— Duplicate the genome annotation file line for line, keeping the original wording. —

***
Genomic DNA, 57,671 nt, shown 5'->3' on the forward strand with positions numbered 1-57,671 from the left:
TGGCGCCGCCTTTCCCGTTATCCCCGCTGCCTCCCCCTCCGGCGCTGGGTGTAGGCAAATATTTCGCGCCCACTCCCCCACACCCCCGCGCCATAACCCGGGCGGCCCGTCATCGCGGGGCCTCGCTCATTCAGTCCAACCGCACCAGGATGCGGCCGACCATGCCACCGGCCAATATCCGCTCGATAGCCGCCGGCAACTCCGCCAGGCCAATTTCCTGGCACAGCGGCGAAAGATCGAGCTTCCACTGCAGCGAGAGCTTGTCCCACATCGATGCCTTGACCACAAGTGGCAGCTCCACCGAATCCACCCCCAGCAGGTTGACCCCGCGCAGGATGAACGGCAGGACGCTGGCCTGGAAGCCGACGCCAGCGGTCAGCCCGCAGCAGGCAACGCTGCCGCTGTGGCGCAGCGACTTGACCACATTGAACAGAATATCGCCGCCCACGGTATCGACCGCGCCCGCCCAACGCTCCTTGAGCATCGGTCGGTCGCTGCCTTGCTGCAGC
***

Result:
Genomic DNA, 57,671 nt, shown 5'->3' on the forward strand with positions numbered 1-57,671 from the left:
TGGCGCCGCCTTTCCCGTTATCCCCGCTGCCTCCCCCTCCGGCGCTGGGTGTAGGCAAATATTTCGCGCCCACTCCCCCACACCCCCGCGCCATAACCCGGGCGGCCCGTCATCGCGGGGCCTCGCTCATTCAGTCCAACCGCACCAGGATGCGGCCGACCATGCCACCGGCCAATATCCGCTCGATAGCCGCCGGCAACTCCGCCAGGCCAATTTCCTGGCACAGCGGCGAAAGATCGAGCTTCCACTGCAGCGAGAGCTTGTCCCACATCGATGCCTTGACCACAAGTGGCAGCTCCACCGAATCCACCCCCAGCAGGTTGACCCCGCGCAGGATGAACGGCAGGACGCTGGCCTGGAAGCCGACGCCAGCGGTCAGCCCGCAGCAGGCAACGCTGCCGCTGTGGCGCAGCGACTTGACCACATTGAACAGAATATCGCCGCCCACGGTATCGACCGCGCCCGCCCAACGCTCCTTGAGCATCGGTCGGTCGCTGCCTTGCTGCAGC